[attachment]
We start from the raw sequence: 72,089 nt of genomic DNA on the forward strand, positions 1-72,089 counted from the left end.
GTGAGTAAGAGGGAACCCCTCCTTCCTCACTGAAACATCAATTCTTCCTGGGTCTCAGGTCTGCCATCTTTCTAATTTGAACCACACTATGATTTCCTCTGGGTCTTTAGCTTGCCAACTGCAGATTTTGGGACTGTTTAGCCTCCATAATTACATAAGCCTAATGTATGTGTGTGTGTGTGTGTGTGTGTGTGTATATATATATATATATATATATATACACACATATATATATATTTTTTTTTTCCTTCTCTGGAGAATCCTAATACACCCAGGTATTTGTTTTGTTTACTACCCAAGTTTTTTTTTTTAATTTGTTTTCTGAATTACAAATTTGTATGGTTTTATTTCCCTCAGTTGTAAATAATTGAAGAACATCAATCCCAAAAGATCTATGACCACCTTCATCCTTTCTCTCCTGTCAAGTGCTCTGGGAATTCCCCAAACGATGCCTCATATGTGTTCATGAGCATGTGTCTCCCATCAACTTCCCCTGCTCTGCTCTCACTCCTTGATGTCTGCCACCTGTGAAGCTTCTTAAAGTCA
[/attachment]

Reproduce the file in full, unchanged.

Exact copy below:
We start from the raw sequence: 72,089 nt of genomic DNA on the forward strand, positions 1-72,089 counted from the left end.
GTGAGTAAGAGGGAACCCCTCCTTCCTCACTGAAACATCAATTCTTCCTGGGTCTCAGGTCTGCCATCTTTCTAATTTGAACCACACTATGATTTCCTCTGGGTCTTTAGCTTGCCAACTGCAGATTTTGGGACTGTTTAGCCTCCATAATTACATAAGCCTAATGTATGTGTGTGTGTGTGTGTGTGTGTGTGTATATATATATATATATATATATATACACACATATATATATATTTTTTTTTTCCTTCTCTGGAGAATCCTAATACACCCAGGTATTTGTTTTGTTTACTACCCAAGTTTTTTTTTTTAATTTGTTTTCTGAATTACAAATTTGTATGGTTTTATTTCCCTCAGTTGTAAATAATTGAAGAACATCAATCCCAAAAGATCTATGACCACCTTCATCCTTTCTCTCCTGTCAAGTGCTCTGGGAATTCCCCAAACGATGCCTCATATGTGTTCATGAGCATGTGTCTCCCATCAACTTCCCCTGCTCTGCTCTCACTCCTTGATGTCTGCCACCTGTGAAGCTTCTTAAAGTCA